Whose Fantasy of the Past?

Joy Reid, a leftist writing at the Daily Beast, has a column titled “The Right Can’t Fight the Future.” It is an odd mingling of triumphalism and paranoia, a combination we see often on the left. It is the sort of thing we have seen a thousand times–the inevitable victory of leftism, never mind the USSR, East Germany, North Korea, Venezuela, and so on.

But some found Reid’s column impressive, including Larry Tribe, who was a smart guy when I knew him decades ago. I am not sure what has happened in the interim. Tribe tweeted (via Ann Althouse):

High praise! What exactly is Reid’s “brilliant take on the politics of the space-time continuum?” Reid wrote:

Thanks to the space-time continuum, people from different centuries cannot live simultaneously.

Heavy, man! That, apparently, qualifies as “brilliant” on the left.

I want to comment on one long paragraph in Reid’s piece that is the core of her argument. If you can call it an argument.

In every way, Donald Trump is a president built for the past; a benighted, late 19th Century figure who spun his supporters a tale…

So what we are about to read is a “tale” told by Donald Trump. Right? That’s what she says.

…that he could restore a bygone era when coal fires burned, factories hummed, steel mills belched out soot and opportunity and a (white) man with a sturdy back, a high school diploma and a song in his heart could buy a little house, marry a little wife and have 3 cherry-cheeked kids he didn’t ever have to cook or clean for, plus if he can afford it, a hot mistress on the side.

But once you get past the coal, the factories and the steel mills–which have little or nothing to do with Reid’s theme–Trump didn’t say any of that. Reid just made it up. It is her “tale,” not Trump’s.

Trump is the slovenly but brash, gold-plated emblem of a time when in the imagination of his followers…

Got that? Reid is now going to tell us what Trump’s “followers”–his voters, presumably, people like me–“imagine.” How does she know what we imagine? She doesn’t say.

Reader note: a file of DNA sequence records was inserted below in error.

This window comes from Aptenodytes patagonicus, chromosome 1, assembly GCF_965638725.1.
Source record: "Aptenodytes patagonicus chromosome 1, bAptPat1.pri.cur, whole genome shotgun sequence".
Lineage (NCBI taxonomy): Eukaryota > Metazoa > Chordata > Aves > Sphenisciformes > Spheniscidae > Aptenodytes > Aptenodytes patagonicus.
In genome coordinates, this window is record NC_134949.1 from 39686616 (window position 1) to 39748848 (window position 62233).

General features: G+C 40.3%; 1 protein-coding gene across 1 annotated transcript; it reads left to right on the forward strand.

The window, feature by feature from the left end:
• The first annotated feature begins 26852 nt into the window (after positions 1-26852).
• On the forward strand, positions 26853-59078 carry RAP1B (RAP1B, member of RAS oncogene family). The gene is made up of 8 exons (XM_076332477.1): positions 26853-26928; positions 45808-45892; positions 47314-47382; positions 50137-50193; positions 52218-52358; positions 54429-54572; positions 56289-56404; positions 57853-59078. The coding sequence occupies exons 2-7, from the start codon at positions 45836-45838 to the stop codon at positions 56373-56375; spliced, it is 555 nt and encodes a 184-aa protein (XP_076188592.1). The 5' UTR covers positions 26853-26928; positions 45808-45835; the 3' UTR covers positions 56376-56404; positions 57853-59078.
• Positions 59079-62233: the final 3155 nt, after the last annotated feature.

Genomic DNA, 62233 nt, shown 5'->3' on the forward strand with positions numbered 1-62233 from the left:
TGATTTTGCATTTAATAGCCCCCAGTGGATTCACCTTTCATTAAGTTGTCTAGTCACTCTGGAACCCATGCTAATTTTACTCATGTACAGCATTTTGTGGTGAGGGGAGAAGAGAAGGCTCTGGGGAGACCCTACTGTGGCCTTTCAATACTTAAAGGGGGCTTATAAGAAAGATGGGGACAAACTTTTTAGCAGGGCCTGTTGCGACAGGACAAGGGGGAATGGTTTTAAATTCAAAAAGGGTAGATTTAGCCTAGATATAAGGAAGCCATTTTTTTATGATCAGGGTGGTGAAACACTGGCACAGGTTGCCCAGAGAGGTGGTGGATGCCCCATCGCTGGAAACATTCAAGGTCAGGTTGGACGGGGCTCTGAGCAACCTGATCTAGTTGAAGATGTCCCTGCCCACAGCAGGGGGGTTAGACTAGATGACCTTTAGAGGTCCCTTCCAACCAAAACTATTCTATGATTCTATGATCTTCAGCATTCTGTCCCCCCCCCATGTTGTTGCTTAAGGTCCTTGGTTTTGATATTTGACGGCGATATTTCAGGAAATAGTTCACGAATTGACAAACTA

…black women hummed a tune while they cleaned your house or did the washing, black men tipped their hat on the street but didn’t dare look you in the eye, and neither would dream of moving in next door. A time when women asked their husbands for an allowance, not their boss for a promotion, men were “allowed to be men” complete with ribald jokes and a slap on the fanny for the pretty secretary at work, and there were no gays, no trans people, no birth control…

No birth control? Where did that come from?

…they somehow just didn’t exist! The rural folks were the salt of the earth and we only let in “a certain kind of immigrant” whose only goal was to shake off his ethnicity and “assimilate.” Everyone went to (separate) church on Sundays and everyone “got along.” It’s a plasticine world that for many must feel like it truly existed, though of course it never did.

Reid acknowledges that she is describing a world that never existed. On the contrary, she relates an insane fantasy. The question is, whose fantasy is it? With no evidence, she attributes it to Trump’s supporters. Speaking for myself, however, I have never imagined any such past or any such future. I believe that would be true for approximately 100% of Trump’s voters. The fantasy is entirely Reid’s.

I think Joy Reid has inadvertently made an important point. The crazed hatred of Donald Trump that we see on the left is based on a fantasy–a fantasy that liberals attribute to Trump and his supporters, but that in fact exists only on the left. In the minds of liberals.


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